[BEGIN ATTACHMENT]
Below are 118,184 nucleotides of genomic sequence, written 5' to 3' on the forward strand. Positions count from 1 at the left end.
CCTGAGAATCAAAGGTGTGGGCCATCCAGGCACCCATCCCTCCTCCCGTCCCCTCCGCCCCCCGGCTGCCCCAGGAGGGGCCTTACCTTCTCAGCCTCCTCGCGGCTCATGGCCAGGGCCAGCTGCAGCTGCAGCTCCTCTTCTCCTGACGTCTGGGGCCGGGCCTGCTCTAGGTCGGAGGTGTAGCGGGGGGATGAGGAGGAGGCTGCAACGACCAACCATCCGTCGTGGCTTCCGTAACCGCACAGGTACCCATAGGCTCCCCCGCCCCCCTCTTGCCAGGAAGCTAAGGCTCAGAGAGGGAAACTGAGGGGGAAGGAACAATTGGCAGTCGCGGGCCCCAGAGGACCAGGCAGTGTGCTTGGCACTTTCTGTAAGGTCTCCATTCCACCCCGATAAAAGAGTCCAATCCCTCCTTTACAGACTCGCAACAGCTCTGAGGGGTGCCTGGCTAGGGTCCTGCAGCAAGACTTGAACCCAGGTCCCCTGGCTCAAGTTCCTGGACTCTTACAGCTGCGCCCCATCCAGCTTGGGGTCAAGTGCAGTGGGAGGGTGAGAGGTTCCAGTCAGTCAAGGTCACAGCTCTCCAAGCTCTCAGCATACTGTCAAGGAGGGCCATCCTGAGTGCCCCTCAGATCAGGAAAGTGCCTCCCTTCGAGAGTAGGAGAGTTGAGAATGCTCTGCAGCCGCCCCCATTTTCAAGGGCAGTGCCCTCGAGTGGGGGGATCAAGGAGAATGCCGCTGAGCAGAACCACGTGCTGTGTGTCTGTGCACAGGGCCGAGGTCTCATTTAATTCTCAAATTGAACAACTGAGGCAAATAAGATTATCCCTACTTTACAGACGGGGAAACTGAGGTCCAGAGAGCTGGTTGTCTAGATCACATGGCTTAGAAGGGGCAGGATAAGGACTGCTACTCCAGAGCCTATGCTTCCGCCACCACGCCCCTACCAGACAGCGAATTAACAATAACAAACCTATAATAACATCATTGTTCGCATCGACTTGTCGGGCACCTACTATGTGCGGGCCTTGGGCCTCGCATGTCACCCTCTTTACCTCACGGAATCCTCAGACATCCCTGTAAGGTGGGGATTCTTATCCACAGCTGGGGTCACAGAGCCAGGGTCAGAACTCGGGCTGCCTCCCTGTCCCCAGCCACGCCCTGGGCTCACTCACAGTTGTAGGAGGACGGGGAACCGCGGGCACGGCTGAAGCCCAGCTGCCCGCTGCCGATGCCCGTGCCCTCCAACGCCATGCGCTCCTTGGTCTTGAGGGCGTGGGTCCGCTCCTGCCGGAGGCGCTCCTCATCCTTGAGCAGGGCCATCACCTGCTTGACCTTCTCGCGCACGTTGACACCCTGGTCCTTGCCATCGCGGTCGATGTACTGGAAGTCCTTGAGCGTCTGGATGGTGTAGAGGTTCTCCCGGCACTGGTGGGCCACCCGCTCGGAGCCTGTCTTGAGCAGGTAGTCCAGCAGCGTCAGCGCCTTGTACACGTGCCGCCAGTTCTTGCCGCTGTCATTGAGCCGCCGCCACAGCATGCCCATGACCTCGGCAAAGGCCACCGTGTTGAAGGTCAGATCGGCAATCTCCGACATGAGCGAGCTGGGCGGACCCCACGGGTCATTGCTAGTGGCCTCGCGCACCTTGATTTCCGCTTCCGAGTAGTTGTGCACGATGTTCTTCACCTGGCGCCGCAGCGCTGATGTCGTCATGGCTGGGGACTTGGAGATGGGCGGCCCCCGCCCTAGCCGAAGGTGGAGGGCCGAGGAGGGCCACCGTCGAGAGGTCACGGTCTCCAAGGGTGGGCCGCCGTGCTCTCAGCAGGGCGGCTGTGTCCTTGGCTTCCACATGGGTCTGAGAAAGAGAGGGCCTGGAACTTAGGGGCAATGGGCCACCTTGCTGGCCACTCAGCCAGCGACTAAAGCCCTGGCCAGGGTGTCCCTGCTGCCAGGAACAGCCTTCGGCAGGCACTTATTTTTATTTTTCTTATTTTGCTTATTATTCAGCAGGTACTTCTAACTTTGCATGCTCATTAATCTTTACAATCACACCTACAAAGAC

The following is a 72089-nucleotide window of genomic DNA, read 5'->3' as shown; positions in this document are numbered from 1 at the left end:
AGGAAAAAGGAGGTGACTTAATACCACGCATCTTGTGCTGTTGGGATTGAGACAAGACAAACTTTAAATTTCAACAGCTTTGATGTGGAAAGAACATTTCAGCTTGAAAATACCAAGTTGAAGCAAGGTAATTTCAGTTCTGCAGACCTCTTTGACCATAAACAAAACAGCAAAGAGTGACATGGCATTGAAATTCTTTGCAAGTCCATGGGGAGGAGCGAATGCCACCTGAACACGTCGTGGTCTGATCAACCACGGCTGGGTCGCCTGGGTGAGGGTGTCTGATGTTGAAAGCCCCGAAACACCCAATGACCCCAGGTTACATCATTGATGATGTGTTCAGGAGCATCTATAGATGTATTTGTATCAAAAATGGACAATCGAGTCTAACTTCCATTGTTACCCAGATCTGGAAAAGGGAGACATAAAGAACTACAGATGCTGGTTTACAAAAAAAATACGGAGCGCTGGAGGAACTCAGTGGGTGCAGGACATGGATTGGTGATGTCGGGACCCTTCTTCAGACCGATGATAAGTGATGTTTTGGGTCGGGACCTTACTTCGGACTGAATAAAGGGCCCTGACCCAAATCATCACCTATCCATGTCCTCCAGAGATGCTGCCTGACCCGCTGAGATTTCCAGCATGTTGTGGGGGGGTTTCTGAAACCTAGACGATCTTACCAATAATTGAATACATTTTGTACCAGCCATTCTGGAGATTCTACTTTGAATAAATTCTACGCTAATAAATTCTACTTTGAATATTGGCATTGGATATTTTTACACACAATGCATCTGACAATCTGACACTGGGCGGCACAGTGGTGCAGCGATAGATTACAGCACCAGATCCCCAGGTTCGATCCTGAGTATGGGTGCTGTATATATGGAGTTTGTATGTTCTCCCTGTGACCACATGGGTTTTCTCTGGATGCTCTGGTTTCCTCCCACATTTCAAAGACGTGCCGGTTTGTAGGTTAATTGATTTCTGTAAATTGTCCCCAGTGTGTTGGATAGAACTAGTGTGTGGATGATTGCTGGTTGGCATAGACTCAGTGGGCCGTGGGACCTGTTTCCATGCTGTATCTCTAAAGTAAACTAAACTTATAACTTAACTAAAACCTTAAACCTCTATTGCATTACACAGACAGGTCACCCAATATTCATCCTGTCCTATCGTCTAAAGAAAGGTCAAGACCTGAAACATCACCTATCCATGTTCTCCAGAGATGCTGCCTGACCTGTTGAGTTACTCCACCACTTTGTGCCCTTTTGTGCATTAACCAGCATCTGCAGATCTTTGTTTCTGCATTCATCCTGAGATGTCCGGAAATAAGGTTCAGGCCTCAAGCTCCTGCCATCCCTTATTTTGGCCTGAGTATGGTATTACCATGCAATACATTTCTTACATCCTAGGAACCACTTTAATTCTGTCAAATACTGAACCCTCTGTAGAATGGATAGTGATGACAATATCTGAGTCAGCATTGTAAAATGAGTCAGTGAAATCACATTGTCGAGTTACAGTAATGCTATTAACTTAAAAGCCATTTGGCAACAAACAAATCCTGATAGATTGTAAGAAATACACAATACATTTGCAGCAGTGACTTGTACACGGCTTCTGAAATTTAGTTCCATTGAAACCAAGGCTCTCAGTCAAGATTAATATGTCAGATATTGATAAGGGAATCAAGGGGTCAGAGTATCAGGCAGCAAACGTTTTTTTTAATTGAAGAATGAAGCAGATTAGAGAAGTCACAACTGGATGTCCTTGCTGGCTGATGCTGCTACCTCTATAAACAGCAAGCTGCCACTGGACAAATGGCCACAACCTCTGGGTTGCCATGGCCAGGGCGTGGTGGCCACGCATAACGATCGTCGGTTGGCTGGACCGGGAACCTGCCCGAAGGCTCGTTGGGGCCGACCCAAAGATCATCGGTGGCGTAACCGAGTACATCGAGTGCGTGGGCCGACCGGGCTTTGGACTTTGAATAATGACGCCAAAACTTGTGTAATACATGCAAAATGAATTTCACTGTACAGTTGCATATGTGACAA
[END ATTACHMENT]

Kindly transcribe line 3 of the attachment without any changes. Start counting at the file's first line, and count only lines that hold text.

The following is a 72089-nucleotide window of genomic DNA, read 5'->3' as shown; positions in this document are numbered from 1 at the left end: